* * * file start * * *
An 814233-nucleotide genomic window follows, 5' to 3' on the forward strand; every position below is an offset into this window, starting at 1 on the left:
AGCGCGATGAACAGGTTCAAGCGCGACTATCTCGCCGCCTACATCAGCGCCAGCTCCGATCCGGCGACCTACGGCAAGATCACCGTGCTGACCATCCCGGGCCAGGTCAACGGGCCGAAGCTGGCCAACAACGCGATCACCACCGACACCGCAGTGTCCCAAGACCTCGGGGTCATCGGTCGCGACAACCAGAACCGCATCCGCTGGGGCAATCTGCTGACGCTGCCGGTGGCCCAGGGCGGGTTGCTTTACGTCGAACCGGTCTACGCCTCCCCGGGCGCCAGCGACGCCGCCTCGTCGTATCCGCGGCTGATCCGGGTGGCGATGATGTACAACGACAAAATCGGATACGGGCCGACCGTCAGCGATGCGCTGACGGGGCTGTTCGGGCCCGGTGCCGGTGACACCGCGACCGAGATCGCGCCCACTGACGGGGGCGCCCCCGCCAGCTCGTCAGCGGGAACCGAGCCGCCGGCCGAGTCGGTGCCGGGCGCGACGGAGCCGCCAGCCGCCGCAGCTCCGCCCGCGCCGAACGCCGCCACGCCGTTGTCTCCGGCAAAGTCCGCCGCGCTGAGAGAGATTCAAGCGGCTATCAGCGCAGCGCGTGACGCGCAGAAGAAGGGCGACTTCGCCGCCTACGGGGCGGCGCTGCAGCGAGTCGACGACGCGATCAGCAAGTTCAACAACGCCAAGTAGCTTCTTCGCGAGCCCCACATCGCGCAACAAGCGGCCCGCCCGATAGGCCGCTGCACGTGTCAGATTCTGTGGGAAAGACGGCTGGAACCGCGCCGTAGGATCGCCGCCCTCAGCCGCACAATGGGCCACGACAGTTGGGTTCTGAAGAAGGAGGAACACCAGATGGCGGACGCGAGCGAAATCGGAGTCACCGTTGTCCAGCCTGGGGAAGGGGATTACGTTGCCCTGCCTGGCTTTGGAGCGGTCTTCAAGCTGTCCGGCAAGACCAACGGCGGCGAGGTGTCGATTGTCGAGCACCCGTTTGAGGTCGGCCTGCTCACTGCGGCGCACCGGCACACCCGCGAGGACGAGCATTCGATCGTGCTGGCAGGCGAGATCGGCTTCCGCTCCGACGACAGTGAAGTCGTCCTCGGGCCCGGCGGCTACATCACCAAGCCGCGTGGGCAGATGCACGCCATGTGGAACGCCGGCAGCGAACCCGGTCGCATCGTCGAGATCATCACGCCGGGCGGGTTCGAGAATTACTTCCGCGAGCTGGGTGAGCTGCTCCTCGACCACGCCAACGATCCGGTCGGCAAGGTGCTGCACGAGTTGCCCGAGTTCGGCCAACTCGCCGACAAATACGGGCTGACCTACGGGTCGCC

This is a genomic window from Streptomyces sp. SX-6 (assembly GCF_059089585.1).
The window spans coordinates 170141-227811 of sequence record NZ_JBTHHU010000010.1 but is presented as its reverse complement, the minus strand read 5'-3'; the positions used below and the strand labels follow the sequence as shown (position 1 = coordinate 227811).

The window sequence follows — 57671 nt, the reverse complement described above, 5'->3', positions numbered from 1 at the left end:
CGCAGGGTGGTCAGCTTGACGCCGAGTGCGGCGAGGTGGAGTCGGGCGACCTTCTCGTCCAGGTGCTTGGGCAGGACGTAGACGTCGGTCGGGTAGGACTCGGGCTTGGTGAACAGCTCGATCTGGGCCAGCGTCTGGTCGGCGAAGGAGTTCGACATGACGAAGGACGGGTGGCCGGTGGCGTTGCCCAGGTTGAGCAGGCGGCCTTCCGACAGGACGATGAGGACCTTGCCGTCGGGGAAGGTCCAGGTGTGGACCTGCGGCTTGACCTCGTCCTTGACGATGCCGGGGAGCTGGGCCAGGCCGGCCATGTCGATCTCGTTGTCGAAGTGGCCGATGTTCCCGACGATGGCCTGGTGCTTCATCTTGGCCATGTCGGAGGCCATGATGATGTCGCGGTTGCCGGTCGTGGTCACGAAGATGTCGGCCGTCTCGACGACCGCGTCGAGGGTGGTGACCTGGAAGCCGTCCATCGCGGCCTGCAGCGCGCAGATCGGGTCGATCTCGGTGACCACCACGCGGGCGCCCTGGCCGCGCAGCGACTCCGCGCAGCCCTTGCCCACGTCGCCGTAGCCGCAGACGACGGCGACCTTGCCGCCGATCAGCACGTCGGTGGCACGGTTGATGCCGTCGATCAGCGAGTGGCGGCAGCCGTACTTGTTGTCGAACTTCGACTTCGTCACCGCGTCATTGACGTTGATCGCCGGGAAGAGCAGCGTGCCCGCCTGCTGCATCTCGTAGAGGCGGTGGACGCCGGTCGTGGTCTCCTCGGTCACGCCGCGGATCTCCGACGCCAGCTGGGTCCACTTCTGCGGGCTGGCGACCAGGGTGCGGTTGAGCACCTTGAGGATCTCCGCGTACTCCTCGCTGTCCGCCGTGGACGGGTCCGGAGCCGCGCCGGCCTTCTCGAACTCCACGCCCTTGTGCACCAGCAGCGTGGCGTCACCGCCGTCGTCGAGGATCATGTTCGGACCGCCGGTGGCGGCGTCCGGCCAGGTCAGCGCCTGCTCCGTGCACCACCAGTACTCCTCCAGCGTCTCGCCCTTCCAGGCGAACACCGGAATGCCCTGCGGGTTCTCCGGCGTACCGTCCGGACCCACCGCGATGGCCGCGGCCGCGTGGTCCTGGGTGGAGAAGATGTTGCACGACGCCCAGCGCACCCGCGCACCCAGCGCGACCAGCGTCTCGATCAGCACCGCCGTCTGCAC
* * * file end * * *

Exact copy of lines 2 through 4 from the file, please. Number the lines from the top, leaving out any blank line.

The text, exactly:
AGCGCGATGAACAGGTTCAAGCGCGACTATCTCGCCGCCTACATCAGCGCCAGCTCCGATCCGGCGACCTACGGCAAGATCACCGTGCTGACCATCCCGGGCCAGGTCAACGGGCCGAAGCTGGCCAACAACGCGATCACCACCGACACCGCAGTGTCCCAAGACCTCGGGGTCATCGGTCGCGACAACCAGAACCGCATCCGCTGGGGCAATCTGCTGACGCTGCCGGTGGCCCAGGGCGGGTTGCTTTACGTCGAACCGGTCTACGCCTCCCCGGGCGCCAGCGACGCCGCCTCGTCGTATCCGCGGCTGATCCGGGTGGCGATGATGTACAACGACAAAATCGGATACGGGCCGACCGTCAGCGATGCGCTGACGGGGCTGTTCGGGCCCGGTGCCGGTGACACCGCGACCGAGATCGCGCCCACTGACGGGGGCGCCCCCGCCAGCTCGTCAGCGGGAACCGAGCCGCCGGCCGAGTCGGTGCCGGGCGCGACGGAGCCGCCAGCCGCCGCAGCTCCGCCCGCGCCGAACGCCGCCACGCCGTTGTCTCCGGCAAAGTCCGCCGCGCTGAGAGAGATTCAAGCGGCTATCAGCGCAGCGCGTGACGCGCAGAAGAAGGGCGACTTCGCCGCCTACGGGGCGGCGCTGCAGCGAGTCGACGACGCGATCAGCAAGTTCAACAACGCCAAGTAGCTTCTTCGCGAGCCCCACATCGCGCAACAAGCGGCCCGCCCGATAGGCCGCTGCACGTGTCAGATTCTGTGGGAAAGACGGCTGGAACCGCGCCGTAGGATCGCCGCCCTCAGCCGCACAATGGGCCACGACAGTTGGGTTCTGAAGAAGGAGGAACACCAGATGGCGGACGCGAGCGAAATCGGAGTCACCGTTGTCCAGCCTGGGGAAGGGGATTACGTTGCCCTGCCTGGCTTTGGAGCGGTCTTCAAGCTGTCCGGCAAGACCAACGGCGGCGAGGTGTCGATTGTCGAGCACCCGTTTGAGGTCGGCCTGCTCACTGCGGCGCACCGGCACACCCGCGAGGACGAGCATTCGATCGTGCTGGCAGGCGAGATCGGCTTCCGCTCCGACGACAGTGAAGTCGTCCTCGGGCCCGGCGGCTACATCACCAAGCCGCGTGGGCAGATGCACGCCATGTGGAACGCCGGCAGCGAACCCGGTCGCATCGTCGAGATCATCACGCCGGGCGGGTTCGAGAATTACTTCCGCGAGCTGGGTGAGCTGCTCCTCGACCACGCCAACGATCCGGTCGGCAAGGTGCTGCACGAGTTGCCCGAGTTCGGCCAACTCGCCGACAAATACGGGCTGACCTACGGGTCGCC

This is a genomic window from Streptomyces sp. SX-6 (assembly GCF_059089585.1).
The window spans coordinates 170141-227811 of sequence record NZ_JBTHHU010000010.1 but is presented as its reverse complement, the minus strand read 5'-3'; the positions used below and the strand labels follow the sequence as shown (position 1 = coordinate 227811).